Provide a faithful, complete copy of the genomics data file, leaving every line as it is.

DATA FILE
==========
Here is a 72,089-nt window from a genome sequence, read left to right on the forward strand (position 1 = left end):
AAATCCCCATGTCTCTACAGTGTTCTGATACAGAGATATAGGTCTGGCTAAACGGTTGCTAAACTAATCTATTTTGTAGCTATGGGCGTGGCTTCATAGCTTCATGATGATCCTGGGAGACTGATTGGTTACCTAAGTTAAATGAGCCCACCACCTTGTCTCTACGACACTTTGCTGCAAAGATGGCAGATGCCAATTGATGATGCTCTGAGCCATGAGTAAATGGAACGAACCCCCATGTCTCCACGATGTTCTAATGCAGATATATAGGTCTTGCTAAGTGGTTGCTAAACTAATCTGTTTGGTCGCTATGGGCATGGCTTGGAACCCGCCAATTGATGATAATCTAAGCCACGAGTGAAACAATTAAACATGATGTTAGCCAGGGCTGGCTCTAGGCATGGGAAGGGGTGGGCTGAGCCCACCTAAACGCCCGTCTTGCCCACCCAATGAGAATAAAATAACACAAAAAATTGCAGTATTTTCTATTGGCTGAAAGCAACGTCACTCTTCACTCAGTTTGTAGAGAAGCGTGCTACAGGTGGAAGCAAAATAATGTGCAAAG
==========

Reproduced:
Here is a 72,089-nt window from a genome sequence, read left to right on the forward strand (position 1 = left end):
AAATCCCCATGTCTCTACAGTGTTCTGATACAGAGATATAGGTCTGGCTAAACGGTTGCTAAACTAATCTATTTTGTAGCTATGGGCGTGGCTTCATAGCTTCATGATGATCCTGGGAGACTGATTGGTTACCTAAGTTAAATGAGCCCACCACCTTGTCTCTACGACACTTTGCTGCAAAGATGGCAGATGCCAATTGATGATGCTCTGAGCCATGAGTAAATGGAACGAACCCCCATGTCTCCACGATGTTCTAATGCAGATATATAGGTCTTGCTAAGTGGTTGCTAAACTAATCTGTTTGGTCGCTATGGGCATGGCTTGGAACCCGCCAATTGATGATAATCTAAGCCACGAGTGAAACAATTAAACATGATGTTAGCCAGGGCTGGCTCTAGGCATGGGAAGGGGTGGGCTGAGCCCACCTAAACGCCCGTCTTGCCCACCCAATGAGAATAAAATAACACAAAAAATTGCAGTATTTTCTATTGGCTGAAAGCAACGTCACTCTTCACTCAGTTTGTAGAGAAGCGTGCTACAGGTGGAAGCAAAATAATGTGCAAAG